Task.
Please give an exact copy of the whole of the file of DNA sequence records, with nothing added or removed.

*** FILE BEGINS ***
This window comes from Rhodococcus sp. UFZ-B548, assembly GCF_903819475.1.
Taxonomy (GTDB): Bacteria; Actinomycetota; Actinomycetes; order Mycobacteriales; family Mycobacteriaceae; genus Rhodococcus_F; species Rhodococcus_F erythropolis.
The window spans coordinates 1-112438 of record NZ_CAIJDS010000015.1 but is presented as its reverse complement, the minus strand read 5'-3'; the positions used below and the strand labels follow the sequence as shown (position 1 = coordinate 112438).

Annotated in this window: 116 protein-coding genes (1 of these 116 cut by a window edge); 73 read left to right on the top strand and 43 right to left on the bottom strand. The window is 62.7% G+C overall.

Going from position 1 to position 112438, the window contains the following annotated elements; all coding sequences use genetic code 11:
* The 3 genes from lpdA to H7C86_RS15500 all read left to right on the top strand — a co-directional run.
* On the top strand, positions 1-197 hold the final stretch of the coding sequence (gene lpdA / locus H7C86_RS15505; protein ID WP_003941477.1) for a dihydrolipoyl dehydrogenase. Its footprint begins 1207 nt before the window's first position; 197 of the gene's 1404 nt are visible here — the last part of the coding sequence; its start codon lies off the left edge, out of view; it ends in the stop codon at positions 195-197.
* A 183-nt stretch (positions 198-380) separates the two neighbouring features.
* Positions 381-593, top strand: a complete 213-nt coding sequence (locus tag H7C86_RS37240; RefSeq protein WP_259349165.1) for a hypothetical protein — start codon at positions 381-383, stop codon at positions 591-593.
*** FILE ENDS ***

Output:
This window comes from Rhodococcus sp. UFZ-B548, assembly GCF_903819475.1.
Taxonomy (GTDB): Bacteria; Actinomycetota; Actinomycetes; order Mycobacteriales; family Mycobacteriaceae; genus Rhodococcus_F; species Rhodococcus_F erythropolis.
The window spans coordinates 1-112438 of record NZ_CAIJDS010000015.1 but is presented as its reverse complement, the minus strand read 5'-3'; the positions used below and the strand labels follow the sequence as shown (position 1 = coordinate 112438).

Annotated in this window: 116 protein-coding genes (1 of these 116 cut by a window edge); 73 read left to right on the top strand and 43 right to left on the bottom strand. The window is 62.7% G+C overall.

Going from position 1 to position 112438, the window contains the following annotated elements; all coding sequences use genetic code 11:
* The 3 genes from lpdA to H7C86_RS15500 all read left to right on the top strand — a co-directional run.
* On the top strand, positions 1-197 hold the final stretch of the coding sequence (gene lpdA / locus H7C86_RS15505; protein ID WP_003941477.1) for a dihydrolipoyl dehydrogenase. Its footprint begins 1207 nt before the window's first position; 197 of the gene's 1404 nt are visible here — the last part of the coding sequence; its start codon lies off the left edge, out of view; it ends in the stop codon at positions 195-197.
* A 183-nt stretch (positions 198-380) separates the two neighbouring features.
* Positions 381-593, top strand: a complete 213-nt coding sequence (locus tag H7C86_RS37240; RefSeq protein WP_259349165.1) for a hypothetical protein — start codon at positions 381-383, stop codon at positions 591-593.